Wednesday, September 28, 2005
You never know, they might just settle all of this quietly, pay to make it go away. But there is a lot of money riding on the specific ordering of a few amino acid base-pairs, not to mention questions of who carries the responsibility for the genetically identified risks to a man's life.
The Bulls first asked Curry to undergo DNA testing in the spring when it was suggested by Minneapolis-based cardiologist Barry Maron as a way of determining whether the arrhythmia Curry suffered before a game at Charlotte March 30 was benign or a sign of a more serious condition.
Curry refused and was cleared to play in late June by Los Angeles-based cardiologist David Cannom.
But the NBA's insurance carrier refused to insure Curry's heart.
Paxson believes the DNA test would go a long way in removing doubt by determining whether Curry is genetically disposed to cardiomyopathy, a potentially fatal condition when combined with arrhythmia.
But Alan Milstein, a lawyer handling the matter for Curry, made it clear his client has no interest in taking a DNA test -- and disputes Paxson's claim that the Bulls would have a right to demand the test.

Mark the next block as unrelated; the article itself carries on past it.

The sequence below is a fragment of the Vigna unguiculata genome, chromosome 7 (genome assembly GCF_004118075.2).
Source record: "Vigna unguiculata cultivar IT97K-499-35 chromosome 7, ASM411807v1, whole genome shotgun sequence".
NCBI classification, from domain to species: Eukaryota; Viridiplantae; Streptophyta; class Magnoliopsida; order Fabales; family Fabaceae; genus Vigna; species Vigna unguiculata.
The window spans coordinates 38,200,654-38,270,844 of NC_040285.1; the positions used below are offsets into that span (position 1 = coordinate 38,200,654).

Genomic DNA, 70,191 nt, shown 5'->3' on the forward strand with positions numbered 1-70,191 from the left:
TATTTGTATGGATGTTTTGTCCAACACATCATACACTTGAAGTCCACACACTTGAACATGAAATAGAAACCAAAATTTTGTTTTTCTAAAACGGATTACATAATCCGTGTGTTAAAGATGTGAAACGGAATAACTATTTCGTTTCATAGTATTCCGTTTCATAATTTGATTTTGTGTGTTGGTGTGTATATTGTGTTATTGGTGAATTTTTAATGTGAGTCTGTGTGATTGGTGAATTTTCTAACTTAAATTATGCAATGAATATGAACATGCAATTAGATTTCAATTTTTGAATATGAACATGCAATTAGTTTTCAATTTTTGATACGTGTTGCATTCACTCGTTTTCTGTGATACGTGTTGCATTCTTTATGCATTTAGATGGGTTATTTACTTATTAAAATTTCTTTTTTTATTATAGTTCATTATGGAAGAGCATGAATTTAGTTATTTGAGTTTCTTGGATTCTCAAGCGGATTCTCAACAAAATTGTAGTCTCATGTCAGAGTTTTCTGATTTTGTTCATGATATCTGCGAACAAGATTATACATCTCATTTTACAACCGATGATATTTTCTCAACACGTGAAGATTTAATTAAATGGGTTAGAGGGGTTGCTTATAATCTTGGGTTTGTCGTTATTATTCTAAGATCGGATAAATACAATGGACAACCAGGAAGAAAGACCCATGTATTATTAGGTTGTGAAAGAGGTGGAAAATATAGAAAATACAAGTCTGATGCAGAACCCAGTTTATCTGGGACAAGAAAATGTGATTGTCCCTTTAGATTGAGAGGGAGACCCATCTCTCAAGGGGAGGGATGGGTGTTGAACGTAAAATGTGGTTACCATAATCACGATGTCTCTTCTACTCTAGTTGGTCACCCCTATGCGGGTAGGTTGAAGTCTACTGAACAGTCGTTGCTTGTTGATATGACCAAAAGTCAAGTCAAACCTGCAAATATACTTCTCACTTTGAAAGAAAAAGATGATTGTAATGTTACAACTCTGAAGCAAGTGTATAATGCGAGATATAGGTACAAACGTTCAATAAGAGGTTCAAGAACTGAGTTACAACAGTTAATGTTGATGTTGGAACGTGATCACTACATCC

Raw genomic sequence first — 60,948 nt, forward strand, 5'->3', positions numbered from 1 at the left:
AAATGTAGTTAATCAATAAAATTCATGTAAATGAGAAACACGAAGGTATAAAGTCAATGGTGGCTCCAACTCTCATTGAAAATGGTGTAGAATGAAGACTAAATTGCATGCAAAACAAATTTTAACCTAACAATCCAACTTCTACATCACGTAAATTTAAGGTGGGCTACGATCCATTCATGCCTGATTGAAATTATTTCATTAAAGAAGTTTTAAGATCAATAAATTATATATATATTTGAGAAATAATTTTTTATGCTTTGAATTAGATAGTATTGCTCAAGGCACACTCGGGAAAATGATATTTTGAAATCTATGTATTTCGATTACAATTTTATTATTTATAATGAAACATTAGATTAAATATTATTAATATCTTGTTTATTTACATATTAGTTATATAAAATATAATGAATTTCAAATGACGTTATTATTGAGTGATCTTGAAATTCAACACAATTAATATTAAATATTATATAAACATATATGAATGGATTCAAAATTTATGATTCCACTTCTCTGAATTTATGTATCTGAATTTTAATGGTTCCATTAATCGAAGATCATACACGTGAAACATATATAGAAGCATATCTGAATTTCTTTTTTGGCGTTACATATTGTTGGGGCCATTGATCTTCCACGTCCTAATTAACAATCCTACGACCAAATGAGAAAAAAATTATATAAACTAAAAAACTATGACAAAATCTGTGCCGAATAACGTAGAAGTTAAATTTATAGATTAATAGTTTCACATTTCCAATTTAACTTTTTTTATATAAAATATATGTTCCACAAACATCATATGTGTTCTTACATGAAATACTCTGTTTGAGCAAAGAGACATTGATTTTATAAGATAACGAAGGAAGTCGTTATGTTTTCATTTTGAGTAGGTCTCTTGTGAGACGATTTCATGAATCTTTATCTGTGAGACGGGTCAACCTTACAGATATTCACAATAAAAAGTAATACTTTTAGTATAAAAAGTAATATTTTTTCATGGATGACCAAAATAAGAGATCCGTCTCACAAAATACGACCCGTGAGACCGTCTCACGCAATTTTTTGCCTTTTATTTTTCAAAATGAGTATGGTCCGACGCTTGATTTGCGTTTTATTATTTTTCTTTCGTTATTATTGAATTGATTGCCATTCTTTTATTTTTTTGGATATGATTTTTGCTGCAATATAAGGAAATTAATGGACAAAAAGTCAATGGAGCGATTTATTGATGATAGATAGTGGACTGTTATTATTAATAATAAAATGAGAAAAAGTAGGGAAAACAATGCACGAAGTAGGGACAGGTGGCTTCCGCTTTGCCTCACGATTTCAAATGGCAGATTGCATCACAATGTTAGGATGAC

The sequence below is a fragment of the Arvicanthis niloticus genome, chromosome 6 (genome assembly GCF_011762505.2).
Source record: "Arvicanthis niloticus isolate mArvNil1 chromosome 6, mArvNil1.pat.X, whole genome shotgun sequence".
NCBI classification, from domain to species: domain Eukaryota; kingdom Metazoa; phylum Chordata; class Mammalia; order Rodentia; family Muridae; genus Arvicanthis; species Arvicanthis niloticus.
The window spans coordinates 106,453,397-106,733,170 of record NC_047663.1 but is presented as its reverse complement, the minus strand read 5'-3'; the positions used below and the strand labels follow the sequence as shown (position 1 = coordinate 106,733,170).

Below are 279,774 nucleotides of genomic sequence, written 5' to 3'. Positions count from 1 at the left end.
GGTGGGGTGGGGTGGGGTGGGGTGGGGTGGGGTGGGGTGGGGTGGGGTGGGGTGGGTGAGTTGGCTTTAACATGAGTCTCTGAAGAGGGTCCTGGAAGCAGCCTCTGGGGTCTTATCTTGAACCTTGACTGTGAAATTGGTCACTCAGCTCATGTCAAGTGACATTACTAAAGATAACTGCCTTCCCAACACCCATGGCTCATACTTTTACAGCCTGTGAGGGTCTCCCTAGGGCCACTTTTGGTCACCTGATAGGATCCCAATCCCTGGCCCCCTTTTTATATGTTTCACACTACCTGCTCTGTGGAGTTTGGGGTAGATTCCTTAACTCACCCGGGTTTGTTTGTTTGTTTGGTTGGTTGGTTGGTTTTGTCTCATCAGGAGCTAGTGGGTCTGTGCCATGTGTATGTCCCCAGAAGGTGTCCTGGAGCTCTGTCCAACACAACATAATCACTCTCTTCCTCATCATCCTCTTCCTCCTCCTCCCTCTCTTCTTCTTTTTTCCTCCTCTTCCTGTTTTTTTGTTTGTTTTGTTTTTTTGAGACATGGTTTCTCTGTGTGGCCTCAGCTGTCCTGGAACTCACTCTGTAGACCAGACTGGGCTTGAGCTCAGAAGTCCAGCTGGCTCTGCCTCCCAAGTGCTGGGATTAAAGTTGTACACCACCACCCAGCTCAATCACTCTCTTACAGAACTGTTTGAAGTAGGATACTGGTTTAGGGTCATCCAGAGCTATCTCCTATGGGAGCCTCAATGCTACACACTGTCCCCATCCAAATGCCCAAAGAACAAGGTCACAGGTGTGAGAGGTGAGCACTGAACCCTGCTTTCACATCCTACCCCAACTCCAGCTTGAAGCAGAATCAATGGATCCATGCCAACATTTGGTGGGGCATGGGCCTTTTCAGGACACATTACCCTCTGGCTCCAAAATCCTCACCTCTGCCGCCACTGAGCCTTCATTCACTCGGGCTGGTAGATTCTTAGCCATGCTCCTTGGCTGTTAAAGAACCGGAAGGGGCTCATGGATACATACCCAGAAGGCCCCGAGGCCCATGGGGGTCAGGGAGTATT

'Based on multiple state privacy laws and parenthetical federal employment laws, the Bulls have no right to demand that Eddy take the [DNA] test,' Milstein said. 'If employers had such a right, they could require prospective employees to take tests for all sorts of pre-dispositions -- to such things as cancer and alcoholism -- and then base hiring decisions on the results from such tests.'
Even average, non-lawerly basketball fans see a lot of ways for this one to eventually end up in the courts where they wear suits and ties. One fan is even ready for a Gattaca-style full hoover:
I hope John Roberts has a few biology textbooks in his library, and Gattaca on video.
Why don't they just take his hair brush to the lab and get it over with. They do this all the time on Law & Order. Sheesh.